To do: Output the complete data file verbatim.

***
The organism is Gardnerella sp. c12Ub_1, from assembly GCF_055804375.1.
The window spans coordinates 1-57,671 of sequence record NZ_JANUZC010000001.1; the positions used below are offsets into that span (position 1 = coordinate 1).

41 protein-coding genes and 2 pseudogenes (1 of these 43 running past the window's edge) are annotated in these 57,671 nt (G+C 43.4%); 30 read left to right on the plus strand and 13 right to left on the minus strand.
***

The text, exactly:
The organism is Gardnerella sp. c12Ub_1, from assembly GCF_055804375.1.
The window spans coordinates 1-57,671 of sequence record NZ_JANUZC010000001.1; the positions used below are offsets into that span (position 1 = coordinate 1).

41 protein-coding genes and 2 pseudogenes (1 of these 43 running past the window's edge) are annotated in these 57,671 nt (G+C 43.4%); 30 read left to right on the plus strand and 13 right to left on the minus strand.